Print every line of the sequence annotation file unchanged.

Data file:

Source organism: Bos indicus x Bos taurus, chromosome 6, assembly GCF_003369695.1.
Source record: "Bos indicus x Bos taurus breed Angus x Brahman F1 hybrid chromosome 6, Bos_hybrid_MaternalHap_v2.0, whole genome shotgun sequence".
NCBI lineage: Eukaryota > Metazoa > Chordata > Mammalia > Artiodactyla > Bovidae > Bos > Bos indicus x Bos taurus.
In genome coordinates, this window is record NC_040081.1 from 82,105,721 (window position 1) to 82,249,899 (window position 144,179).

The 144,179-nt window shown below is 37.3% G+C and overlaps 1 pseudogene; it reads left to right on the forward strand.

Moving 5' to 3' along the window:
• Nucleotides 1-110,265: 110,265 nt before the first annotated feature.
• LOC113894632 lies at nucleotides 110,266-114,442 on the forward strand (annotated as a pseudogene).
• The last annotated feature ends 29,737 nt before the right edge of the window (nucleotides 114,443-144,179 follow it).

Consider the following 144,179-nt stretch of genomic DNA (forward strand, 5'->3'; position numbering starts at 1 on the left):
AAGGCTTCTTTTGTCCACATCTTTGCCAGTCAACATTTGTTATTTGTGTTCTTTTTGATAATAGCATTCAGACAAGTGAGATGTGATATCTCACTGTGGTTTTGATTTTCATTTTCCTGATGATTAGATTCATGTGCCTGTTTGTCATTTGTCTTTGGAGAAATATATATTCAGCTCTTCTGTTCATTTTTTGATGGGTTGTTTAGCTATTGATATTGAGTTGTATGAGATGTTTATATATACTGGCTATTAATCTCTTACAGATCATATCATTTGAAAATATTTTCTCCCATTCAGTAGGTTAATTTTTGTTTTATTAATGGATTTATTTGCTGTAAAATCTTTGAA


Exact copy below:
Source organism: Bos indicus x Bos taurus, chromosome 6, assembly GCF_003369695.1.
Source record: "Bos indicus x Bos taurus breed Angus x Brahman F1 hybrid chromosome 6, Bos_hybrid_MaternalHap_v2.0, whole genome shotgun sequence".
NCBI lineage: Eukaryota > Metazoa > Chordata > Mammalia > Artiodactyla > Bovidae > Bos > Bos indicus x Bos taurus.
In genome coordinates, this window is record NC_040081.1 from 82,105,721 (window position 1) to 82,249,899 (window position 144,179).

The 144,179-nt window shown below is 37.3% G+C and overlaps 1 pseudogene; it reads left to right on the forward strand.

Moving 5' to 3' along the window:
• Nucleotides 1-110,265: 110,265 nt before the first annotated feature.
• LOC113894632 lies at nucleotides 110,266-114,442 on the forward strand (annotated as a pseudogene).
• The last annotated feature ends 29,737 nt before the right edge of the window (nucleotides 114,443-144,179 follow it).

Consider the following 144,179-nt stretch of genomic DNA (forward strand, 5'->3'; position numbering starts at 1 on the left):
AAGGCTTCTTTTGTCCACATCTTTGCCAGTCAACATTTGTTATTTGTGTTCTTTTTGATAATAGCATTCAGACAAGTGAGATGTGATATCTCACTGTGGTTTTGATTTTCATTTTCCTGATGATTAGATTCATGTGCCTGTTTGTCATTTGTCTTTGGAGAAATATATATTCAGCTCTTCTGTTCATTTTTTGATGGGTTGTTTAGCTATTGATATTGAGTTGTATGAGATGTTTATATATACTGGCTATTAATCTCTTACAGATCATATCATTTGAAAATATTTTCTCCCATTCAGTAGGTTAATTTTTGTTTTATTAATGGATTTATTTGCTGTAAAATCTTTGAA